Thursday, January 31, 2013

And Yet Again, Presuppositions . . .

I commented a few posts back on Dr. Enns' comments concerning presuppositions. I wanted to post his new post concerning them in order to demonstrate that my original post was, indeed, correct.

You can find his appeal to Silva here:

I can understand the level of misunderstanding that is built upon a long Enlightenment-oriented tradition in the belief of objectivity. Hence, one feels he can divorce presuppositions in terms of ultimate beliefs from his conclusions. Of course, if one has the same ultimate beliefs, or if his ultimate beliefs are not in conflict with those whose methodology of inquiry is governed by alternate ultimate beliefs, then there can be some agreement on these issues.

It's where they conflict where Silva et al. are deficient in their understanding. The idea that one can "approach objectivity" either by himself or via a larger community is absurd. Let me explain it this way. If all of one's view of reality is governed by his observation and all interpretation of his observation is governed by his ultimate beliefs, then everything he "knows" to be true is simply an interpretation of his ultimate beliefs, nothing more. 

Man does not know the world directly as God does. He interprets it through his beliefs concerning reality. Hence, it does not matter if you have one man or a thousand men interpreting reality. There is no such thing as approaching objectivity.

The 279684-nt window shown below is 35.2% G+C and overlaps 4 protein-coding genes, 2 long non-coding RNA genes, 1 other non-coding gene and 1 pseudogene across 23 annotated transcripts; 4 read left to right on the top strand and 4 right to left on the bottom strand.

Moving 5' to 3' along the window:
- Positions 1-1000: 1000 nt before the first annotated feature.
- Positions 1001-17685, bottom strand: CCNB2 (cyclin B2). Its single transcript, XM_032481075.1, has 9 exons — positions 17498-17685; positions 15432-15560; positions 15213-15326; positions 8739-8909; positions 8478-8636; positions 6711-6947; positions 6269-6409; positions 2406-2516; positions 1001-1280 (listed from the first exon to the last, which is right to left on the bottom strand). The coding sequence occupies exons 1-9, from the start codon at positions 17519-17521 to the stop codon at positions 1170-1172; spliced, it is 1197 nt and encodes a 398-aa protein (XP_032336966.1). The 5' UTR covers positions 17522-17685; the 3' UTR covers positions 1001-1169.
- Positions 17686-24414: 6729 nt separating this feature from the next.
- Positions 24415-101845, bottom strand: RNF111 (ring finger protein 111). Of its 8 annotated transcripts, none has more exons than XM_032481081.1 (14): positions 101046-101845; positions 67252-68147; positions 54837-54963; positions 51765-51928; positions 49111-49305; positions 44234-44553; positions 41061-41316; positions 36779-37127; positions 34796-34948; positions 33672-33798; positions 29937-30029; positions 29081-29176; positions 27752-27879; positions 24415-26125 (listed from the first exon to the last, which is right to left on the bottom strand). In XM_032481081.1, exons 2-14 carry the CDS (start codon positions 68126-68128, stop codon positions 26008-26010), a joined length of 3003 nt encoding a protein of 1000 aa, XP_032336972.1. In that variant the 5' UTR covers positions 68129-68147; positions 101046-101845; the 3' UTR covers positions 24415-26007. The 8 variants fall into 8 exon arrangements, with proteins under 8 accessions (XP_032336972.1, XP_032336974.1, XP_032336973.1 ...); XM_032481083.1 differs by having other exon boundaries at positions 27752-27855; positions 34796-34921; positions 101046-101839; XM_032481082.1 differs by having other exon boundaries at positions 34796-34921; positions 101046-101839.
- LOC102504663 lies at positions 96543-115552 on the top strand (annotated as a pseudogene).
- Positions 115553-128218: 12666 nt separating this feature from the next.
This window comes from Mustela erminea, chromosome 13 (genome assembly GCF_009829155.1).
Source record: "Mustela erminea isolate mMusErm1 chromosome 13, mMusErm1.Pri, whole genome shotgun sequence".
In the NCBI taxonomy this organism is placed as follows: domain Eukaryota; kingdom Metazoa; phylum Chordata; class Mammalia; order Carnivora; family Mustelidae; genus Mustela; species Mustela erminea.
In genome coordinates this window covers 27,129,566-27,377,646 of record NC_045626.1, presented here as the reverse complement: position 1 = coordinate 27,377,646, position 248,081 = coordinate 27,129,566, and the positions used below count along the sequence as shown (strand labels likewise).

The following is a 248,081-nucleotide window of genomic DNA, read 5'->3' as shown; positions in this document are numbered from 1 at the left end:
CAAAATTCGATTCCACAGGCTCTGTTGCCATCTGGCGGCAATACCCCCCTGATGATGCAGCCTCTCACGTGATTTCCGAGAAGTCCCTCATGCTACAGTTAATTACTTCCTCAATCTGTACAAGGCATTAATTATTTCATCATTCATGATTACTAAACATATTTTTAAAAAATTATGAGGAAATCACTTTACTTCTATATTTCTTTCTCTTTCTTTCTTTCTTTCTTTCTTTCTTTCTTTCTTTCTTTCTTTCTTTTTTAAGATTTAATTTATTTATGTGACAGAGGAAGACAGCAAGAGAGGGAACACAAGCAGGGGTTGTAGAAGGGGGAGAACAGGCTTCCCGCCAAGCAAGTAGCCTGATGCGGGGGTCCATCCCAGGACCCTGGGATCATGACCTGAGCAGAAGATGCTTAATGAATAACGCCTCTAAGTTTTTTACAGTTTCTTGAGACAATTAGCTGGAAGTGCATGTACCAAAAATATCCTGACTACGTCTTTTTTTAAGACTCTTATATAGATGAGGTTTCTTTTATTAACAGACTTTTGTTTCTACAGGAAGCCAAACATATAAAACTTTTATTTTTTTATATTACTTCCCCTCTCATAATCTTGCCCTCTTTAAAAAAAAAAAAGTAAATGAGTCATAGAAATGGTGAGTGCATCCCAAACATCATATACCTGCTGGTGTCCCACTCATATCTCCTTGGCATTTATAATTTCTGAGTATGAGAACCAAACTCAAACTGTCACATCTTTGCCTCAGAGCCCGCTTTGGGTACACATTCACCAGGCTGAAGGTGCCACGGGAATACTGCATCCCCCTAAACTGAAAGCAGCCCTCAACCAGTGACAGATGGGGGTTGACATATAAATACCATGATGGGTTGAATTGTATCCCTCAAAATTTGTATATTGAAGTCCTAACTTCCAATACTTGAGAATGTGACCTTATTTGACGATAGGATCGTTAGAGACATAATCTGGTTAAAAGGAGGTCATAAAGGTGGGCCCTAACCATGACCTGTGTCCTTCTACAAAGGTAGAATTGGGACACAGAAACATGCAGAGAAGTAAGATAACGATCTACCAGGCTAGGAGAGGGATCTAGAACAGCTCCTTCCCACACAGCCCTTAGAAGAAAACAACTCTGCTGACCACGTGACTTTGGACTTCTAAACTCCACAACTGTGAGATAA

As I said, we can agree on all sorts of things where our ultimate beliefs allow us to do so, and everyone's conclusions can be evaluated for how they are consistent or inconsistent with his own ultimate beliefs and sources of authority; but the idea that one can determine a "good" or "bad" presupposition by the evidence is nonsense (and I say that for both sides--good and bad are value judgments being made by one's ultimate beliefs, not something that can be proven). 

So merely appealing to teachers who also got it wrong is not going to help in this situation. In my opinion, Dr. Enns should drop this line of argumentation. It only displays that he has taken upon the attitude of many within the academy, both conservative and liberal, who also have gotten it wrong.

The issue of inerrancy or errancy is ultimately one of ultimate beliefs. Conservatives aren't going to prove it to the true and liberals aren't going to prove it to be false, unless you can prove inconsistency with one's ultimate beliefs. Maybe that argument can be made, but I have yet to hear anyone attempt to do so.

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